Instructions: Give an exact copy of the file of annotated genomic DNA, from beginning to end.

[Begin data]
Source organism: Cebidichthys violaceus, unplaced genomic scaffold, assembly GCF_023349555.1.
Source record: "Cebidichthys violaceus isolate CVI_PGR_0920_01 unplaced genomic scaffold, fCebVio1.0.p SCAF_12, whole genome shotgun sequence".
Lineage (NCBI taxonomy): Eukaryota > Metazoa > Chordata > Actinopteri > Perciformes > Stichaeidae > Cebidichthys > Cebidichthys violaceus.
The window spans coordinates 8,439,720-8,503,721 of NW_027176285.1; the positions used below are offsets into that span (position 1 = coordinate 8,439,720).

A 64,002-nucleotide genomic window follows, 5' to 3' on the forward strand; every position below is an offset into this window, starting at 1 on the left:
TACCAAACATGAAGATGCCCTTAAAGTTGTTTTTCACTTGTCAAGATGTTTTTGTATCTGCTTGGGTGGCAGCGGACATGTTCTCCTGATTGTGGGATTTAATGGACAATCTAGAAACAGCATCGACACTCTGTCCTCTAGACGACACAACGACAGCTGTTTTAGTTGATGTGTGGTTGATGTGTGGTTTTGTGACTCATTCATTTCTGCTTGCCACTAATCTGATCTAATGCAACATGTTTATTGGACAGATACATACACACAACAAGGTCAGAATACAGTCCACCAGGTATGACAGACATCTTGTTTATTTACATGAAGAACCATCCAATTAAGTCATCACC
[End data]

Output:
Source organism: Cebidichthys violaceus, unplaced genomic scaffold, assembly GCF_023349555.1.
Source record: "Cebidichthys violaceus isolate CVI_PGR_0920_01 unplaced genomic scaffold, fCebVio1.0.p SCAF_12, whole genome shotgun sequence".
Lineage (NCBI taxonomy): Eukaryota > Metazoa > Chordata > Actinopteri > Perciformes > Stichaeidae > Cebidichthys > Cebidichthys violaceus.
The window spans coordinates 8,439,720-8,503,721 of NW_027176285.1; the positions used below are offsets into that span (position 1 = coordinate 8,439,720).

A 64,002-nucleotide genomic window follows, 5' to 3' on the forward strand; every position below is an offset into this window, starting at 1 on the left:
TACCAAACATGAAGATGCCCTTAAAGTTGTTTTTCACTTGTCAAGATGTTTTTGTATCTGCTTGGGTGGCAGCGGACATGTTCTCCTGATTGTGGGATTTAATGGACAATCTAGAAACAGCATCGACACTCTGTCCTCTAGACGACACAACGACAGCTGTTTTAGTTGATGTGTGGTTGATGTGTGGTTTTGTGACTCATTCATTTCTGCTTGCCACTAATCTGATCTAATGCAACATGTTTATTGGACAGATACATACACACAACAAGGTCAGAATACAGTCCACCAGGTATGACAGACATCTTGTTTATTTACATGAAGAACCATCCAATTAAGTCATCACC